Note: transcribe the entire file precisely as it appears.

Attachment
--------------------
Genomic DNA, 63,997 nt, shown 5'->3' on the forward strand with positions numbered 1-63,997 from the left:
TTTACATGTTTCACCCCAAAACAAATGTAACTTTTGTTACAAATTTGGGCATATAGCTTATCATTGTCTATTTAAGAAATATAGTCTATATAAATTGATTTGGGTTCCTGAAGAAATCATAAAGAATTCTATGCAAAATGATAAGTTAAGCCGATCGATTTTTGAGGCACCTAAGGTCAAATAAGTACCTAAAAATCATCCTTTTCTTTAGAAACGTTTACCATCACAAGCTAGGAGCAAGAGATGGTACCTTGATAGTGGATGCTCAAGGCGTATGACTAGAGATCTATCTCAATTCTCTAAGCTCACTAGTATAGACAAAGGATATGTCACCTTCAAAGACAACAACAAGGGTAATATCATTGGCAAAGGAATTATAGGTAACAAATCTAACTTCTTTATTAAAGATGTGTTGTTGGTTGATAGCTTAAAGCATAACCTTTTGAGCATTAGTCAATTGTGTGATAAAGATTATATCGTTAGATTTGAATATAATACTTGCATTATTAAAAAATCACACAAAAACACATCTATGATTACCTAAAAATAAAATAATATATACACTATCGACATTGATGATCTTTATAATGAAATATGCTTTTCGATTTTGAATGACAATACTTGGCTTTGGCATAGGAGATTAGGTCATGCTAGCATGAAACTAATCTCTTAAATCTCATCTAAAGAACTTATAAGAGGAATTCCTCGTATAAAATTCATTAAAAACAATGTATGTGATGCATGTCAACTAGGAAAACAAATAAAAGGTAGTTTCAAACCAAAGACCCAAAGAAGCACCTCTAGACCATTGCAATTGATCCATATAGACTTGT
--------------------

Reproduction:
Genomic DNA, 63,997 nt, shown 5'->3' on the forward strand with positions numbered 1-63,997 from the left:
TTTACATGTTTCACCCCAAAACAAATGTAACTTTTGTTACAAATTTGGGCATATAGCTTATCATTGTCTATTTAAGAAATATAGTCTATATAAATTGATTTGGGTTCCTGAAGAAATCATAAAGAATTCTATGCAAAATGATAAGTTAAGCCGATCGATTTTTGAGGCACCTAAGGTCAAATAAGTACCTAAAAATCATCCTTTTCTTTAGAAACGTTTACCATCACAAGCTAGGAGCAAGAGATGGTACCTTGATAGTGGATGCTCAAGGCGTATGACTAGAGATCTATCTCAATTCTCTAAGCTCACTAGTATAGACAAAGGATATGTCACCTTCAAAGACAACAACAAGGGTAATATCATTGGCAAAGGAATTATAGGTAACAAATCTAACTTCTTTATTAAAGATGTGTTGTTGGTTGATAGCTTAAAGCATAACCTTTTGAGCATTAGTCAATTGTGTGATAAAGATTATATCGTTAGATTTGAATATAATACTTGCATTATTAAAAAATCACACAAAAACACATCTATGATTACCTAAAAATAAAATAATATATACACTATCGACATTGATGATCTTTATAATGAAATATGCTTTTCGATTTTGAATGACAATACTTGGCTTTGGCATAGGAGATTAGGTCATGCTAGCATGAAACTAATCTCTTAAATCTCATCTAAAGAACTTATAAGAGGAATTCCTCGTATAAAATTCATTAAAAACAATGTATGTGATGCATGTCAACTAGGAAAACAAATAAAAGGTAGTTTCAAACCAAAGACCCAAAGAAGCACCTCTAGACCATTGCAATTGATCCATATAGACTTGT